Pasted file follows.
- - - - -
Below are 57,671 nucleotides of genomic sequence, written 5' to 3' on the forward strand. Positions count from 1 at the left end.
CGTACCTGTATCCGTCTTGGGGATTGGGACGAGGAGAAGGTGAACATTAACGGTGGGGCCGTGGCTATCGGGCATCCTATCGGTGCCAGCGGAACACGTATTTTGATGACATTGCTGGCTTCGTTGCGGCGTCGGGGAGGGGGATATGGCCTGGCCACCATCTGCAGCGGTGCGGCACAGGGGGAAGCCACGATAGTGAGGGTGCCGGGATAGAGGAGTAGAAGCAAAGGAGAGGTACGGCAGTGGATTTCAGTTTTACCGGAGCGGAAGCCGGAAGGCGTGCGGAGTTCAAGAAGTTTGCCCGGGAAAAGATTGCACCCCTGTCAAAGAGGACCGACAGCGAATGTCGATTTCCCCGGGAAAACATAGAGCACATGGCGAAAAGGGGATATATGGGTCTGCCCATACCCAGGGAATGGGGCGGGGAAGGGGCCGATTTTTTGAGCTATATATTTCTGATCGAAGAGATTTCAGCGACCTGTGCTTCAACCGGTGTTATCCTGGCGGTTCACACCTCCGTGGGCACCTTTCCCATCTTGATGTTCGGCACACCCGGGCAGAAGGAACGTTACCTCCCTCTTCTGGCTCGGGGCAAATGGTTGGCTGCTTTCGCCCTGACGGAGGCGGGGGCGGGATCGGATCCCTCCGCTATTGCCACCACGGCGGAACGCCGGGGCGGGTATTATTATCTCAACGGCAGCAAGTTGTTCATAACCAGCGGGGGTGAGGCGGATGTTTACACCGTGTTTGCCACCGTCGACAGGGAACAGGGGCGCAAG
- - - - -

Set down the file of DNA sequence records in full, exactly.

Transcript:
Below are 57,671 nucleotides of genomic sequence, written 5' to 3' on the forward strand. Positions count from 1 at the left end.
CGTACCTGTATCCGTCTTGGGGATTGGGACGAGGAGAAGGTGAACATTAACGGTGGGGCCGTGGCTATCGGGCATCCTATCGGTGCCAGCGGAACACGTATTTTGATGACATTGCTGGCTTCGTTGCGGCGTCGGGGAGGGGGATATGGCCTGGCCACCATCTGCAGCGGTGCGGCACAGGGGGAAGCCACGATAGTGAGGGTGCCGGGATAGAGGAGTAGAAGCAAAGGAGAGGTACGGCAGTGGATTTCAGTTTTACCGGAGCGGAAGCCGGAAGGCGTGCGGAGTTCAAGAAGTTTGCCCGGGAAAAGATTGCACCCCTGTCAAAGAGGACCGACAGCGAATGTCGATTTCCCCGGGAAAACATAGAGCACATGGCGAAAAGGGGATATATGGGTCTGCCCATACCCAGGGAATGGGGCGGGGAAGGGGCCGATTTTTTGAGCTATATATTTCTGATCGAAGAGATTTCAGCGACCTGTGCTTCAACCGGTGTTATCCTGGCGGTTCACACCTCCGTGGGCACCTTTCCCATCTTGATGTTCGGCACACCCGGGCAGAAGGAACGTTACCTCCCTCTTCTGGCTCGGGGCAAATGGTTGGCTGCTTTCGCCCTGACGGAGGCGGGGGCGGGATCGGATCCCTCCGCTATTGCCACCACGGCGGAACGCCGGGGCGGGTATTATTATCTCAACGGCAGCAAGTTGTTCATAACCAGCGGGGGTGAGGCGGATGTTTACACCGTGTTTGCCACCGTCGACAGGGAACAGGGGCGCAAG